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Monday, 14 September 2015

Night of the Wear bats

Wednesday 9 Sept 2015

South of the city centre alongside Riverside Valley Park is the old paper mill at Countess Wear.
Mill buildings have probably been present here since Mediaeval times. Originally for grinding corn, the mill  was thought to switch to paper manufacturing in 1638, making paper from linen rags. In C18 and C19, high quality paper was made there for newpaper and banknotes. The present building is the result of reconstruction after a fire in 1816. The mill at its height employed some 200 people around the 1850s, closing in 1885.

Since Grade II listed, the roof and wall tops were restored in 2008 to protect the remaining structure.... And as part of that project, a large bat loft was installed, along with three woodcrete bat boxes in the unroofed section. As well as these bat bespoke features, there are many nooks, crannies and cavities around the old walls and surrounding woodland, all ideal for roosting bats.
Inside the Mill for 2013 check - the bat loft is the large structure in the rafters
That's in theory anyway, but would anyone be at home? To find out requires a long ladder, a head for heights, a torch, and a bat licence. We last checked the site on 23 Sept 2013: a Brown long-eared bat was in the special loft, and a white-tummied Natterer's bat was roosting in a cavity in the wall, the tips of its pointy ears characteristically folded over at rest. Bat detecting later on recorded many pipistrelles and occasional fleeting horseshoe bats flying by.

This time there was a scatter of bat droppings in the bat loft, sign of some use. In the unroofed section were a number of holes in the brickwork also with bat droppings, and in the Natterer's cavity from 2013, a Daubenton's bat. There was also evidence that the woodcrete bat boxes had been adopted - by a Soprano pipistrelle.

It's now more widely known that only fairly recently in the 1990s was the pipistrelle bat discovered to be two separate species, based in part on their echo location calls: common or 'bandit' pipistrelles at 45 kHz, and 'soprano' pipestrelles higher at 55 kHz. This is straightforward with a bat detector, but seriously much less so in the hand: they look very similar indeed.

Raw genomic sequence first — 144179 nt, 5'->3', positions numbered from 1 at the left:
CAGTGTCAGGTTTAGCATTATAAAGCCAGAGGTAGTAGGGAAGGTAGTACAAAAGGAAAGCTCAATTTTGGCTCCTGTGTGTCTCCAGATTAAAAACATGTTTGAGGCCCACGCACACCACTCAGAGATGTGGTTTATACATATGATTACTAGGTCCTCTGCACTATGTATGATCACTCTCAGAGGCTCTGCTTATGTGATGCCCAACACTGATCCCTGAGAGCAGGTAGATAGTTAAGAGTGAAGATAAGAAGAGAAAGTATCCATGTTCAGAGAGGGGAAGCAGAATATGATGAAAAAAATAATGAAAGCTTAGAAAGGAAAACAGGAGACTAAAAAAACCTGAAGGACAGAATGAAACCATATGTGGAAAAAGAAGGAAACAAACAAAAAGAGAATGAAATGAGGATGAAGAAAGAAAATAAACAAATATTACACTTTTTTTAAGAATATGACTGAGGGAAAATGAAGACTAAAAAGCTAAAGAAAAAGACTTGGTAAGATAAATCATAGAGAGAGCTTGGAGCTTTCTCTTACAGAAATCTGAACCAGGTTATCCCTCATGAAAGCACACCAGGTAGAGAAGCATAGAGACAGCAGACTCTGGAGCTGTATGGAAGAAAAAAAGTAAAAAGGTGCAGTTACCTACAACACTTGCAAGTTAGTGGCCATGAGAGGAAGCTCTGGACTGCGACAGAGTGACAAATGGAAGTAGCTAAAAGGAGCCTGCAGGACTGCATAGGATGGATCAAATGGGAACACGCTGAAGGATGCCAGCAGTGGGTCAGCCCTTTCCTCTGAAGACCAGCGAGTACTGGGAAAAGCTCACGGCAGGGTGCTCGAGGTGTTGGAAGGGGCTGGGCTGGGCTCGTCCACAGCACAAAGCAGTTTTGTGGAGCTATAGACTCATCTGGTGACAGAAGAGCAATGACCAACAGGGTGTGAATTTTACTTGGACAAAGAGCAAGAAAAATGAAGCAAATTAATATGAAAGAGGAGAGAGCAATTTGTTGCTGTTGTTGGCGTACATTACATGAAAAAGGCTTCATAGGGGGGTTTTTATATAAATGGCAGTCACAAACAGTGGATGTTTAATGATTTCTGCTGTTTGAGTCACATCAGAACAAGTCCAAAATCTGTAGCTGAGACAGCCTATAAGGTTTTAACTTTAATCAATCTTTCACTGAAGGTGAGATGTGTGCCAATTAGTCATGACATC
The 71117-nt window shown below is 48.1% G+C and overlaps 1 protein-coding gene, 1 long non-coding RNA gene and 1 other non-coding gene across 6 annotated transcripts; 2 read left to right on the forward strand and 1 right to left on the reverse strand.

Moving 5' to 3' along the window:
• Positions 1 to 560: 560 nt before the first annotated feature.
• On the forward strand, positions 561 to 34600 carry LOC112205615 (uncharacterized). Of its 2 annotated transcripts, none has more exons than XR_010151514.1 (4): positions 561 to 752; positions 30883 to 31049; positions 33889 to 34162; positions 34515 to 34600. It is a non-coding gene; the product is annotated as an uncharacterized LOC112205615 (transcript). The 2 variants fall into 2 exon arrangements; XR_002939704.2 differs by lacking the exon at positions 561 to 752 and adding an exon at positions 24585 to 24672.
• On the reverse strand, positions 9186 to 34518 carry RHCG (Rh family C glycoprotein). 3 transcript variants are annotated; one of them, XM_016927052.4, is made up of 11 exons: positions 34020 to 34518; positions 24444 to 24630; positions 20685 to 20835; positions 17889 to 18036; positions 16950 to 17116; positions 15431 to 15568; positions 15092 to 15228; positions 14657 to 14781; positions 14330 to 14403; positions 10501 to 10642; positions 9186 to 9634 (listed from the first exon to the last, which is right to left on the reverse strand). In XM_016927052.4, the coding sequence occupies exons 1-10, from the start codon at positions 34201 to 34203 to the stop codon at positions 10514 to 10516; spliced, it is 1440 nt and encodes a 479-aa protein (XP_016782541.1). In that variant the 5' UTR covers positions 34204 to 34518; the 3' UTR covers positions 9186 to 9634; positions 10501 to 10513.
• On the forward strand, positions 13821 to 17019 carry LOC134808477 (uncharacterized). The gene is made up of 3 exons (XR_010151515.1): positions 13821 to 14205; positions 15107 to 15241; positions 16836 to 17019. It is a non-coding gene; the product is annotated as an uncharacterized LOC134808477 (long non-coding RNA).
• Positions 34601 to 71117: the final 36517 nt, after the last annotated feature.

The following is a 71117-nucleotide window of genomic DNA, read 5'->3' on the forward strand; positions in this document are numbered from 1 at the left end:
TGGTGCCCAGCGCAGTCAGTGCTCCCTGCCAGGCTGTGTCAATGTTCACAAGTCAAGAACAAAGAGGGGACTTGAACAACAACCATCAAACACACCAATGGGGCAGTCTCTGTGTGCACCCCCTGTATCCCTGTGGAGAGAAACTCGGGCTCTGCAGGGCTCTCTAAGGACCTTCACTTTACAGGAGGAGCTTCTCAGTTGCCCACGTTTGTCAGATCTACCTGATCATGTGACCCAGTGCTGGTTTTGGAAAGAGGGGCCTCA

A diagnostic feature is that a particular wing vein in the soprano pip has a simple 'Y' shape, whereas this is more branched and complicated in the common pipistrelle. Also, males, like the one we found, have gingery fur around their male bits. This was one of this year's young, with pale translucent ends to finger bones where these join but are not yet fully calcified. At 4.5g, it had a little fattening up to do for hibernation, but with a forearm of 30.5mm was adult size. For the time of year, it was also in fine breeding condition; let's just say one could tell.
Paper Mill pip, 9 Sept 2015

Safely returned to the batbox, next on to the woodland to check the bat boxes there. The woodland seems old and well established, but this was once an intensively industrialised mill area extending over 2 hectares, with riverside berths for the import of linen  from Holland, troughs for fermenting rags, and coal stores from when the mill converted to using steam power and woodpulp. The remains of brick structures are still dotted about the hazel coppice stools and mature trees that have grown up since.
Greg checking bat boxes, from 2013 check
This is where we stopped for the evening. We'll return to take an inventory of the boxes and make some box repairs. A remote bat detector with a month's battery power was also left in the bat loft to record any batty visitors. There are likely to be further bat surveys and bat projects at the site in the future; anyone interested can find out more by joining Exeter City Bats, link below.
Many thanks to Jo and Ruth for bat-licensed supervision and Chris from Exeter City Council.

Info about Exeter City Bats and the Exeter Big Bat Survey 2014-15 

Info about UK bats, including Soprano and common pipistrelle, Daubenton's, Natterer's & horseshoe bats

Info about Countess Wear Mill

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